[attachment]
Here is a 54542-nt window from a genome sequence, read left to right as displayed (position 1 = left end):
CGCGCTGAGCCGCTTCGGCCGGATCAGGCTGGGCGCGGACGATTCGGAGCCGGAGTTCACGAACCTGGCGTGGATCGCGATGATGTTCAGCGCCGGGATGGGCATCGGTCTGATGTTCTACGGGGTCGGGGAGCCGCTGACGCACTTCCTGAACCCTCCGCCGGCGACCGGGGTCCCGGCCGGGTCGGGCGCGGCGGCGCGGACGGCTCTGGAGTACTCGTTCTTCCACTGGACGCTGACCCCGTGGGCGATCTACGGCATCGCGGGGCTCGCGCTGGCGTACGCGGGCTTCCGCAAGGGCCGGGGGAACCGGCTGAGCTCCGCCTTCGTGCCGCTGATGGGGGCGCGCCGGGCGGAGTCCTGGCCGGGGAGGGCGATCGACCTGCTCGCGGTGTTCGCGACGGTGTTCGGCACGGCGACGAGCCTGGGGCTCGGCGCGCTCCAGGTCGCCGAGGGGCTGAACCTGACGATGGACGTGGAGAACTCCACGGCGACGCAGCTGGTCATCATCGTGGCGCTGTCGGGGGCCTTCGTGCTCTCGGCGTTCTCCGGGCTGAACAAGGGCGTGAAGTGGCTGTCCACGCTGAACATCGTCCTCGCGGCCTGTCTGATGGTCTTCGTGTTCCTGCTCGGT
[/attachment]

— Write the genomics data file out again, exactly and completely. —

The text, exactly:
Here is a 54542-nt window from a genome sequence, read left to right as displayed (position 1 = left end):
CGCGCTGAGCCGCTTCGGCCGGATCAGGCTGGGCGCGGACGATTCGGAGCCGGAGTTCACGAACCTGGCGTGGATCGCGATGATGTTCAGCGCCGGGATGGGCATCGGTCTGATGTTCTACGGGGTCGGGGAGCCGCTGACGCACTTCCTGAACCCTCCGCCGGCGACCGGGGTCCCGGCCGGGTCGGGCGCGGCGGCGCGGACGGCTCTGGAGTACTCGTTCTTCCACTGGACGCTGACCCCGTGGGCGATCTACGGCATCGCGGGGCTCGCGCTGGCGTACGCGGGCTTCCGCAAGGGCCGGGGGAACCGGCTGAGCTCCGCCTTCGTGCCGCTGATGGGGGCGCGCCGGGCGGAGTCCTGGCCGGGGAGGGCGATCGACCTGCTCGCGGTGTTCGCGACGGTGTTCGGCACGGCGACGAGCCTGGGGCTCGGCGCGCTCCAGGTCGCCGAGGGGCTGAACCTGACGATGGACGTGGAGAACTCCACGGCGACGCAGCTGGTCATCATCGTGGCGCTGTCGGGGGCCTTCGTGCTCTCGGCGTTCTCCGGGCTGAACAAGGGCGTGAAGTGGCTGTCCACGCTGAACATCGTCCTCGCGGCCTGTCTGATGGTCTTCGTGTTCCTGCTCGGT